Corns and callus

Two different problems, both caused by friction on the skin of the foot

What is the difference between corns and callus?

Corns and callus are a thickening of skin that commonly occur on feet. They can quickly become uncomfortable or painful but fortunately they can be treated effectively by your podiatrist.

  • Generally callus refers to a more diffuse thickening of the skin, more common on the ball of the foot. Pain from calluses is generally a mild discomfort.
  • A corn is a deeper, more focused formation of hard skin, more common on the toes. Corns can give more severe pain when bearing weight. If pain persists while not bearing weight, this could mean that your corn is infected.

A corn can form under a callused area.

What causes corns and calluses?

Corns and callus occur as a result of pressure and friction on the skin of your foot. Your body responds to the pressure by growing more skin for protection. If the pressure on the skin continues, then the skin thickens to the point where it becomes painful.

Calluses and corns can indicate underlying biomechanical problems. Since they are caused by continuous pressure to one particular area, it may indicate abnormalities in your bone structure, joint range of motion or the way you walk.

Poorly fitting or inappropriate shoes often contribute to the development of corns and callus. Shoes that are too tight can apply high friction (rubbing) to the tops of toes and the sides of little toes.

Who gets corns and calluses?

Any feet can develop calluses or corns: young or old, sporty or sedentary. Some people have a natural predisposition to develop callus due to their skin type.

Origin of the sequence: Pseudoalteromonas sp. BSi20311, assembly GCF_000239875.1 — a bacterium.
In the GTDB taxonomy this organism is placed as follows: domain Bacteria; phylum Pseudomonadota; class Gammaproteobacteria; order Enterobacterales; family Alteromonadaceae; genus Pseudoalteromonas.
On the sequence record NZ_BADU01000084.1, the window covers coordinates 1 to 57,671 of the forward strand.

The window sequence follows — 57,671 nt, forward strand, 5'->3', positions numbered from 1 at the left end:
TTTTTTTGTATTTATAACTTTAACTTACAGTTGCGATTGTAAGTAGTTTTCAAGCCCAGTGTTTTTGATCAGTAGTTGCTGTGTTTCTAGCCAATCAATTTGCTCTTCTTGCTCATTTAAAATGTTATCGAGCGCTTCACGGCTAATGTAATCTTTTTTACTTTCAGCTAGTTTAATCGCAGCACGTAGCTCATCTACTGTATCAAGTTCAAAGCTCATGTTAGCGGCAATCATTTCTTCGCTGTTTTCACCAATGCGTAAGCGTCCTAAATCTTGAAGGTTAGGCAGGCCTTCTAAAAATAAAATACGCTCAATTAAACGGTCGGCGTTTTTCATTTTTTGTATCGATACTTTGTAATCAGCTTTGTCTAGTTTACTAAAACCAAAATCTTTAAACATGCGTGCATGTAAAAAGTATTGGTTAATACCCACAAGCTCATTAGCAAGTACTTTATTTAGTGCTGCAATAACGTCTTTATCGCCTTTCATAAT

And as elderly people have less fatty tissue and elasticity in their feet, this lack of padding may mean calluses form at the bottom of their feet.

How do I prevent or manage corns and callus?

  • Wear properly fitted shoes.
  • Observe proper foot hygiene.
  • Use emollients to keep the skin of your feet in good condition.
  • Avoid using over-the-counter corn plasters, which can damage the healthy skin surrounding the corn.
  • Follow the advice of your podiatrist.

How do our podiatrists diagnose corns and callus?

First we thoroughly examine your foot to identify the cause of the corn and/or callus. It’s also important that we eliminate the diagnosis of a verruca, a similar condition but with a very different cause and treatment plan.

How do our podiatrists treat corns and callus?

To treat corns and callus, our podiatrists debride the hard skin, a painless procedure which gives immediate relief.

However unless the cause of the corn or callus is addressed – that is, the excessive pressure on that area of your foot is relieved – your corn or callus may return.

Our treatment plan may also include:

  • Regular maintenance to keep the corn and callus reduced.
  • Use of padding to prevent the pressure.
  • Advice on properly fitting footwear.
  • The use of customised orthotics to relieve pressure under the foot.
  • Surgical correction of any bony prominence that may be causing the high-pressure area.
Our Lane Cove clinic at Shop 3, 152-154 Longueville Road

Lane Cove

Shop 3, 152–154 Longueville Road

See map

Tel 9428 3000

Our Brookvale clinic at Suite 144, 117 Old Pittwater Road


Suite 144, 117 Old Pittwater Road

See map

Tel  9938 2222